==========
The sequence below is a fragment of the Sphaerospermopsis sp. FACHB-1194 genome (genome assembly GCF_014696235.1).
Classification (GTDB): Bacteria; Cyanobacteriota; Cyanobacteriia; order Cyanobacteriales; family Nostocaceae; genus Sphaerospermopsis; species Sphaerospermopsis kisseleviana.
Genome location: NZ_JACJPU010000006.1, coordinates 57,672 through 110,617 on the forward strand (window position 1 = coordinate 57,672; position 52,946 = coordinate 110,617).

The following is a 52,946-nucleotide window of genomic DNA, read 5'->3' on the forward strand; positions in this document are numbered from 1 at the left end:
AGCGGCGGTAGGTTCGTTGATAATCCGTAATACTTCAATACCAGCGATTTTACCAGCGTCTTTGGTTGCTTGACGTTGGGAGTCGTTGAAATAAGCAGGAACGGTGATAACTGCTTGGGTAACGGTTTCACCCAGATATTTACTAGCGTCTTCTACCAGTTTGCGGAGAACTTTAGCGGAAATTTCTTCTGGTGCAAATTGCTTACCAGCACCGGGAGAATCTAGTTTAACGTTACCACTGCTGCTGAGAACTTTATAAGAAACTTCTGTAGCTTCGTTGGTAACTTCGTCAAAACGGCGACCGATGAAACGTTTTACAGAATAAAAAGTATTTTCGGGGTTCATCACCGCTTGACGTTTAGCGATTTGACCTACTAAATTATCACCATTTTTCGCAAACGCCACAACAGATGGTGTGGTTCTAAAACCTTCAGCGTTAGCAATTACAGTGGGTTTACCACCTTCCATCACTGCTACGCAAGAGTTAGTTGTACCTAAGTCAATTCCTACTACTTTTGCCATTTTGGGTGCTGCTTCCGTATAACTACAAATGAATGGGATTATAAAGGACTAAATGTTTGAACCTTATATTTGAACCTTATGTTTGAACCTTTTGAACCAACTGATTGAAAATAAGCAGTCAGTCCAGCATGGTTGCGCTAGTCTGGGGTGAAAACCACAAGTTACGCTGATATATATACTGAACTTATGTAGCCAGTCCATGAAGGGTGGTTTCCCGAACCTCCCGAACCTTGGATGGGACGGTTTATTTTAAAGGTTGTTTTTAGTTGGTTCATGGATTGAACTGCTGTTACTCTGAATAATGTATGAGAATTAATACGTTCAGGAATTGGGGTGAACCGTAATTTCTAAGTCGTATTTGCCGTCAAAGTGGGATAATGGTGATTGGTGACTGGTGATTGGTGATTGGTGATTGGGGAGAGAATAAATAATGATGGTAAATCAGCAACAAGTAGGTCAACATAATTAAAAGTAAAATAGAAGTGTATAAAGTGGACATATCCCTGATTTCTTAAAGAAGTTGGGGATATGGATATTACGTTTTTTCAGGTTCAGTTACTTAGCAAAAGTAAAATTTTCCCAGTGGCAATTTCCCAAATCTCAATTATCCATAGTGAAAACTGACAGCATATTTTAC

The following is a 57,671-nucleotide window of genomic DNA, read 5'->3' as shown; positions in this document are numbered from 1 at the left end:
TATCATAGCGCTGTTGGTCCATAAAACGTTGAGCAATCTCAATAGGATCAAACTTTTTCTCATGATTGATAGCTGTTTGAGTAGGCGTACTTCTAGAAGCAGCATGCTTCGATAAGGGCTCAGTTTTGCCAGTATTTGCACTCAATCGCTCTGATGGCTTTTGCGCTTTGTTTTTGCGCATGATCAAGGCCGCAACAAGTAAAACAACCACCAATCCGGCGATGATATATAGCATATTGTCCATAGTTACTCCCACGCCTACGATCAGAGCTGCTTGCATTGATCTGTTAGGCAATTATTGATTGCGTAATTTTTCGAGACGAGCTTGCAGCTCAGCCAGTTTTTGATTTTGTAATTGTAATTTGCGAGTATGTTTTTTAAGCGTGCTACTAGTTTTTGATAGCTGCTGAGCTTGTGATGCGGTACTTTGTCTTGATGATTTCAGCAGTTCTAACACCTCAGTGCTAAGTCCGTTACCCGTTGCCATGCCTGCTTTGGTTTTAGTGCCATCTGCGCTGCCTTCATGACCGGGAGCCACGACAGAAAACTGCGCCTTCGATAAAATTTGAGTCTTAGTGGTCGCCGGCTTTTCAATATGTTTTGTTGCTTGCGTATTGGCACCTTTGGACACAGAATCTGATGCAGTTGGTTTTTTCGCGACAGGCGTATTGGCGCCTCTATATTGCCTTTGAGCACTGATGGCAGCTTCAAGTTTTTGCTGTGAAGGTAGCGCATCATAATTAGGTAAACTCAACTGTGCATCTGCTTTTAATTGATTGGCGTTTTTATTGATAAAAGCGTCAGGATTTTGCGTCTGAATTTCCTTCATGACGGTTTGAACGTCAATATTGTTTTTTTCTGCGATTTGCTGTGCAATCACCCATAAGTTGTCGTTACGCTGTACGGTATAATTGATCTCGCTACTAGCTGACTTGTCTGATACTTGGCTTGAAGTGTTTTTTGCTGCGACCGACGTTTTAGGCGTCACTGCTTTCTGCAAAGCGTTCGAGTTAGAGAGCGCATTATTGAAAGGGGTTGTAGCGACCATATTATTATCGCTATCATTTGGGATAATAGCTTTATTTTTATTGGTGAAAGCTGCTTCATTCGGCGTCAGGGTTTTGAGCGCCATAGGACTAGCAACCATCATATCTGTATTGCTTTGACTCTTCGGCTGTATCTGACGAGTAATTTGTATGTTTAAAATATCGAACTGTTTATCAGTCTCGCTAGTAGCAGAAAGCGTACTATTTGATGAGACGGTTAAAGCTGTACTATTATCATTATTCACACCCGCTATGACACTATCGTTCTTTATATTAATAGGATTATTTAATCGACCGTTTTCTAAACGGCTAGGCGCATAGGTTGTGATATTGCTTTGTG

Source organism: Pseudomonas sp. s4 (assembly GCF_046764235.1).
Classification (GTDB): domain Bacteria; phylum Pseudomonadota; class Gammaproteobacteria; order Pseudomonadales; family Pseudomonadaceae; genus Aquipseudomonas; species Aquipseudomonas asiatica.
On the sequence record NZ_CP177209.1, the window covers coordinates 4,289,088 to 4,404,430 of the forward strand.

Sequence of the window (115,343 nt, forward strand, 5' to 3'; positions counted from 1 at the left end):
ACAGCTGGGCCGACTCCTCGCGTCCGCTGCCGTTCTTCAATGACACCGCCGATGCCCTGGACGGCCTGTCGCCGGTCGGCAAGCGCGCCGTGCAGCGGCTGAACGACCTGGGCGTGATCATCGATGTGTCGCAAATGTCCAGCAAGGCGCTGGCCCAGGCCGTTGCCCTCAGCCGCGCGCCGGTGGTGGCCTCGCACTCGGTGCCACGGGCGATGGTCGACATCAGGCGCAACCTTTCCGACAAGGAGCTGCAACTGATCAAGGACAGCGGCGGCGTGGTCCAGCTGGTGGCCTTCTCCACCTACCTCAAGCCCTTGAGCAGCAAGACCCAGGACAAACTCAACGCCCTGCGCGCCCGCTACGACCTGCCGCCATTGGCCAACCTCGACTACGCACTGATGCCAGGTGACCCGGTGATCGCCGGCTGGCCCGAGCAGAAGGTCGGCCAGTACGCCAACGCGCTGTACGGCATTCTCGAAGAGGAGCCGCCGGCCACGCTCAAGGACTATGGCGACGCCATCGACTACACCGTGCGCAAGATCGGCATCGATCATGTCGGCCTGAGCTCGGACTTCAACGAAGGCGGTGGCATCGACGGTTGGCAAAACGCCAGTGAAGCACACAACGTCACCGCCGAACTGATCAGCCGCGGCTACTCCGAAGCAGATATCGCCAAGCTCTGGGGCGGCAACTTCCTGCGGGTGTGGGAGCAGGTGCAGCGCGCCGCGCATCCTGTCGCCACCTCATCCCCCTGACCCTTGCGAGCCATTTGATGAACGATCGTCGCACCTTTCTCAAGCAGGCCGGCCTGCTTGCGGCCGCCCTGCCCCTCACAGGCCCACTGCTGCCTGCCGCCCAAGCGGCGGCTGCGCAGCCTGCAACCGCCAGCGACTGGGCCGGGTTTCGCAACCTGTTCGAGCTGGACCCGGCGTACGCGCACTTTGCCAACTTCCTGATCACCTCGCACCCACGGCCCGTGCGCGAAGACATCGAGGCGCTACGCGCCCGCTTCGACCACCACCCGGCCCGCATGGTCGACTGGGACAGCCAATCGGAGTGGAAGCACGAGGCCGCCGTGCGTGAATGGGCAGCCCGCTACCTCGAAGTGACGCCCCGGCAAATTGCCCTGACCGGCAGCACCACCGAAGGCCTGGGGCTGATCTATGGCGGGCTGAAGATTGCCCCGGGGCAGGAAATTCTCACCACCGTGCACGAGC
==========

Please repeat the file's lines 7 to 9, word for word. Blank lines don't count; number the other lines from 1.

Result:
TATCATAGCGCTGTTGGTCCATAAAACGTTGAGCAATCTCAATAGGATCAAACTTTTTCTCATGATTGATAGCTGTTTGAGTAGGCGTACTTCTAGAAGCAGCATGCTTCGATAAGGGCTCAGTTTTGCCAGTATTTGCACTCAATCGCTCTGATGGCTTTTGCGCTTTGTTTTTGCGCATGATCAAGGCCGCAACAAGTAAAACAACCACCAATCCGGCGATGATATATAGCATATTGTCCATAGTTACTCCCACGCCTACGATCAGAGCTGCTTGCATTGATCTGTTAGGCAATTATTGATTGCGTAATTTTTCGAGACGAGCTTGCAGCTCAGCCAGTTTTTGATTTTGTAATTGTAATTTGCGAGTATGTTTTTTAAGCGTGCTACTAGTTTTTGATAGCTGCTGAGCTTGTGATGCGGTACTTTGTCTTGATGATTTCAGCAGTTCTAACACCTCAGTGCTAAGTCCGTTACCCGTTGCCATGCCTGCTTTGGTTTTAGTGCCATCTGCGCTGCCTTCATGACCGGGAGCCACGACAGAAAACTGCGCCTTCGATAAAATTTGAGTCTTAGTGGTCGCCGGCTTTTCAATATGTTTTGTTGCTTGCGTATTGGCACCTTTGGACACAGAATCTGATGCAGTTGGTTTTTTCGCGACAGGCGTATTGGCGCCTCTATATTGCCTTTGAGCACTGATGGCAGCTTCAAGTTTTTGCTGTGAAGGTAGCGCATCATAATTAGGTAAACTCAACTGTGCATCTGCTTTTAATTGATTGGCGTTTTTATTGATAAAAGCGTCAGGATTTTGCGTCTGAATTTCCTTCATGACGGTTTGAACGTCAATATTGTTTTTTTCTGCGATTTGCTGTGCAATCACCCATAAGTTGTCGTTACGCTGTACGGTATAATTGATCTCGCTACTAGCTGACTTGTCTGATACTTGGCTTGAAGTGTTTTTTGCTGCGACCGACGTTTTAGGCGTCACTGCTTTCTGCAAAGCGTTCGAGTTAGAGAGCGCATTATTGAAAGGGGTTGTAGCGACCATATTATTATCGCTATCATTTGGGATAATAGCTTTATTTTTATTGGTGAAAGCTGCTTCATTCGGCGTCAGGGTTTTGAGCGCCATAGGACTAGCAACCATCATATCTGTATTGCTTTGACTCTTCGGCTGTATCTGACGAGTAATTTGTATGTTTAAAATATCGAACTGTTTATCAGTCTCGCTAGTAGCAGAAAGCGTACTATTTGATGAGACGGTTAAAGCTGTACTATTATCATTATTCACACCCGCTATGACACTATCGTTCTTTATATTAATAGGATTATTTAATCGACCGTTTTCTAAACGGCTAGGCGCATAGGTTGTGATATTGCTTTGTG

Source organism: Pseudomonas sp. s4 (assembly GCF_046764235.1).
Classification (GTDB): domain Bacteria; phylum Pseudomonadota; class Gammaproteobacteria; order Pseudomonadales; family Pseudomonadaceae; genus Aquipseudomonas; species Aquipseudomonas asiatica.